The Sleep Foundation, an organization, specialized on sleeping habits, says the sleep strengthens connections between cells, solidify memories, and transfer data between brain regions. The science of sleep is still an unknown area, although some parts of it have been already exposed by researchers. Some studies even claim the brain can learn while sleeping, with an association learning process.

Having a good night sleep besides giving you a well-rested mind during the day, can definitely help you focus, learn and remember information, and to be creative.

5. Maintain a Balanced Diet
Some health conditions can impact your cognitive skills, such as high blood pressure, diabetes, sleep apnea, depression, and hypothyroidism. A diet low in saturated and trans fats can help you keep your body healthier; therefore, enhance your memory and brain capacity.

6. Add Supplements
Even though you have a balanced diet, exercise and so on, your body needs some extra help for proper functioning. That’s when healthy supplements can come and assist. Nootropics are among the preferred supplements available nowadays. If you have never heard this term before, it is also known as smart-drugs, made of natural and synthetic substances prescribed to enhance mental function. They can be used for motivation, memory and learning boost, as well for a sharper focus.

You can find the one that best fits your needs, as there are several types of them in the market. Some have been tested, others not, therefore it is important you research and ask for a doctor’s assessment. Although these drugs have a different application, all of them aim to improve cognition; while assisting people in overcoming anxiety and depression, issues that often affect the brain’s ability to function at its best capacity.

7. Escape routine
You wake up every day, put your right (or left foot) on the ground, make some coffee, brush your teeth… all in auto-pilot. If you change your daily routine, it will force you to think about what you are doing before actually doing it. And this helps to keep your mind sharper. You can try brushing your teeth with your non-dominant hand, switch around your morning activities, and turn familiar objects upside down. These changes will not only help your memory as they will boost your creativity.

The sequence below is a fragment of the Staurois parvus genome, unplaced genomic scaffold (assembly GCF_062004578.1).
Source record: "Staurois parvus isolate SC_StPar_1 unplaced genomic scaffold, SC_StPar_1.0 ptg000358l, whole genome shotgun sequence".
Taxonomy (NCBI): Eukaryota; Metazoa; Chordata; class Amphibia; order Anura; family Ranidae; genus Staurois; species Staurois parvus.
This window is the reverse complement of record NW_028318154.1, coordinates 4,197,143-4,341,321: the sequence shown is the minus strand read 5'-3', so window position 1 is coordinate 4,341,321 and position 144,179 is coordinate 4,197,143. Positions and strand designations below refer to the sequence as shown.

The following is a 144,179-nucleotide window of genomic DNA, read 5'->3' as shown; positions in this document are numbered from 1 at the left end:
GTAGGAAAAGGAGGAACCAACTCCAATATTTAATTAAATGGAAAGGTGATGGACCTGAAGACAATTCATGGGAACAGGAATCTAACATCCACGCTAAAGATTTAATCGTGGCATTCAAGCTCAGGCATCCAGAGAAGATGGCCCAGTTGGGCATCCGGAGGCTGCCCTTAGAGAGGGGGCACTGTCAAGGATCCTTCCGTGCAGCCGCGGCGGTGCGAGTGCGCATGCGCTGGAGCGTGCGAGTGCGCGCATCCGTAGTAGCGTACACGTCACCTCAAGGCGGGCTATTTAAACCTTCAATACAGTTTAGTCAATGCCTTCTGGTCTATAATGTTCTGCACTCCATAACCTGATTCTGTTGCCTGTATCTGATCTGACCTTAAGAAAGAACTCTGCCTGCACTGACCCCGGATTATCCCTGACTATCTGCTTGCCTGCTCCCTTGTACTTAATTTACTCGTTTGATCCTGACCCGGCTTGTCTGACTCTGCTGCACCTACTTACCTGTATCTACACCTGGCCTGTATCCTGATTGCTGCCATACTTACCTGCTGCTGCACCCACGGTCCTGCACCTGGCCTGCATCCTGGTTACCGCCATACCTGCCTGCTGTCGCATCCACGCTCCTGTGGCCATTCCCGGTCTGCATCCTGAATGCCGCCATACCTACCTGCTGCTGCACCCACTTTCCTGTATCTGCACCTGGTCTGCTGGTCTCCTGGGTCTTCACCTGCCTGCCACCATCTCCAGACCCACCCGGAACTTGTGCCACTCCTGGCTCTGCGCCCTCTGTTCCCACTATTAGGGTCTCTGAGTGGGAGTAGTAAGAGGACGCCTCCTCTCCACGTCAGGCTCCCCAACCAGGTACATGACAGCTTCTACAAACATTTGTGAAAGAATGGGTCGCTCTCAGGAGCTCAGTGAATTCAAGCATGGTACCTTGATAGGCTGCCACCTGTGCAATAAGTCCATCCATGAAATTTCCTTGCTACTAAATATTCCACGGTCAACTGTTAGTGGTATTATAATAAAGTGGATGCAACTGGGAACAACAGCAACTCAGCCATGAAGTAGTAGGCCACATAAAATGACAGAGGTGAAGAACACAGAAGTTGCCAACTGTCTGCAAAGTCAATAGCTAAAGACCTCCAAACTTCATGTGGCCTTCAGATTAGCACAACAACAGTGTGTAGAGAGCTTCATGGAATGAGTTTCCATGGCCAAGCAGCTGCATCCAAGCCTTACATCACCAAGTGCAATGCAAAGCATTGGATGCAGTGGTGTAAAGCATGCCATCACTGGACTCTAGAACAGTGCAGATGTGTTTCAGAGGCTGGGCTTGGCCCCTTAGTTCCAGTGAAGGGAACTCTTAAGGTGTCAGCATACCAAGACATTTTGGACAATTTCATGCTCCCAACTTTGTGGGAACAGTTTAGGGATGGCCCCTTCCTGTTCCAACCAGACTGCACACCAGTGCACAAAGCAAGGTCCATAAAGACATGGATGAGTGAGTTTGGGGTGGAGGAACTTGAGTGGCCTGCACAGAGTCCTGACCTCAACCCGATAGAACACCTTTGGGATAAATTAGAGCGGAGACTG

8. Brain workouts
Besides escaping your routine, other activities can help you exercise your brain. According to John E. Morley, MD, director of St. Louis University’s Division of Geriatric Medicine and author of The Science of Staying Young, trying to remember your groceries list and games like Sudoku, puzzles and even comic strips can help to sharpen your mental skills.

9. Keep it active all times
Dr. Richard Restak, clinical professor of neurology at George Washington Hospital University School of Medicine and Health Sciences offer some additional tips on how to keep your mind sharp.

a. Playing video games improves eye-hand coordination and spatial visualization skills.

b. Learning a new word every day enhances the brain’s language centers.

c. Spelling exercises also will exercise language-related brain areas.

d. Monitoring your mood helps you changing your brain activity, from negative to positive thoughts and scenarios.

e. Manual work not only helps with dexterity but also your brain functioning.

So, even if you are stuck on transit or waiting on a line, you can practice some of these exercises.

Conclusion
The brain is the most complex part of our body, which is under constant study and research. Scientists and doctors could not decipher yet all the mysteries this amazing organ holds, and many further studies promise to bring surprising and marvelous answers.

It is proved our brain loses some of its mass and potential as we age, but doesn’t necessarily means we can’t fight back. It is never too late to start enhancing your capabilities and skills, and if you have any medical history, it is recommended to find a doctor to help you through this process. Many degenerative diseases can be delayed for some years, with a proper diagnosis and treatment.

I really hope these tips can help you, as much as it helped me, and boost your capacity.

Start exercising now, and if you have trouble with procrastinating, you can also find a post here, about 40 super-effective tips against procrastination.

ADDITIONAL SOURCES – ARTICLE BASED
https://www.health.harvard.edu/mind-and-mood/6-simple-steps-to-keep-your-mind-sharp-at-any-age
https://www.everydayhealth.com/longevity/mental-fitness/brain-exercises-for-memory.aspx
https://www.the-scientist.com/features/this-is-your-brain-on-exercise-64934
https://www.health.harvard.edu/blog/regular-exercise-changes-brain-improve-memory-thinking-skills-201404097110
https://www.everydayhealth.com/longevity/mental-fitness/brain-exercises-for-memory.aspx

About the Author

Steven Sanders is a fitness enthusiast, lifestyle coach, father and traveler. He writes for blogs he finds informative as well as for Nootropic Underground.